CAKE - how to cut it.  Sometimes cake with icing loses its attractiveness after it's been cut.  To avoid ripping up the cake and bunching up the icing, have a glass or bowl of cold water on hand, and a dish towel.  After each slice, dip the knife into cold water and wipe it off with the towel.  You can then proceed with clean, neat slices. 

CAKE FLOUR - substitute.  I found this great cake flour substitute: make your own cake flour by combining a 1:7 ratio of cornstarch to all-purpose flour.  One easy way to measure this out is to fill a 1/4 cup with cornstarch and pour into your 1 cup.  Then, fill the remaining 1 cup with all-purpose flour.  Finally, combine that 1 cup of mixed cornstarch/all-purpose flour with 1 cup of all-purpose flour.  Voila!  I keep a labeled jar of this cake flour substitute in my cupboard for those "in a pinch" moments.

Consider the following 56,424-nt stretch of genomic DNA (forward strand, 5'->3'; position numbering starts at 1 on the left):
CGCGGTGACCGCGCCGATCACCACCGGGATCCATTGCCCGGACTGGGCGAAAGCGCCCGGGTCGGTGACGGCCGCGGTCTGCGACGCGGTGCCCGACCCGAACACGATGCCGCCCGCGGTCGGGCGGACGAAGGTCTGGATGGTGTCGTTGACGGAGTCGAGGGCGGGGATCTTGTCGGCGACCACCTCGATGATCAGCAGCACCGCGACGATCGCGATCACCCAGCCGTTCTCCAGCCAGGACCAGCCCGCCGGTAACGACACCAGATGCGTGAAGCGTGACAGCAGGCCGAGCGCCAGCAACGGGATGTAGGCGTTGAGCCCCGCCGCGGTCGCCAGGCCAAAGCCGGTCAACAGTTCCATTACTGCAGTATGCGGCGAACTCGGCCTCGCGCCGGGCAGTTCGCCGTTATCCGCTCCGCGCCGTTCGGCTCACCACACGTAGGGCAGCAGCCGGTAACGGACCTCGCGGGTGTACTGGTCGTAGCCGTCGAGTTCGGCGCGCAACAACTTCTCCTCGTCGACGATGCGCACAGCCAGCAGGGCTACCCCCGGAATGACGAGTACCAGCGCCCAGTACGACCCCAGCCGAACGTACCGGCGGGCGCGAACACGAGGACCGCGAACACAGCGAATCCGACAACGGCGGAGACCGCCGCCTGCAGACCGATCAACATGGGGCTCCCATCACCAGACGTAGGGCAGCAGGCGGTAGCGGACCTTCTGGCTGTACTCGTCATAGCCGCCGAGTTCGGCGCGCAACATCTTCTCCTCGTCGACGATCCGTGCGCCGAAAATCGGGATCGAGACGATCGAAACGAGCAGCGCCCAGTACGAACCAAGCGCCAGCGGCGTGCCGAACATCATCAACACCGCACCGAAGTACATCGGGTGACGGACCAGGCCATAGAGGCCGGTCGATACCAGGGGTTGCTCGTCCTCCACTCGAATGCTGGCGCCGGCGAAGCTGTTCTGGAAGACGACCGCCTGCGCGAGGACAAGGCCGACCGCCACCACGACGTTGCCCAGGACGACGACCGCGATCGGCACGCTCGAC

COOLING RACK - substitute.  Why buy a cooling rack when you have a perfectly good second rack in your oven?  Alternatively, I space out a few chopsticks on the counter top.  Voila!  Instant cooling rack.

EFFICIENCY - how to be an efficient cook.
  • Chopping boards:  use the chopping board for non-meat first, then meat, so that you only have to wash the board once. 
  • Multitasking:  clean while you're cooking. I don't stare at the food while it's cooking - I do dishes and wipe counter tops.  I sweep the floor.  Ideally, most of the kitchen work is done by the time the food is ready to be served.  
  • Tackling multiple dishes:  note how long each dish takes and cook accordingly, starting from the most time consuming dish to the least.  That way, all the dishes are done at approximately the same time.  Yes, this may require some math.  See?  School wasn't totally pointless. 

HAMBURGER PATTIES - avoiding the "dome" effect.  Ever notice how hamburgers made at home tend to come out looking like little domes?  It's easily fixed.  Take two fingers and make a shallow well in the middle of the patty.  As the meat cooks, it expands and rises.  Creating the well helps to ensure a flat patty, rather than a domed one.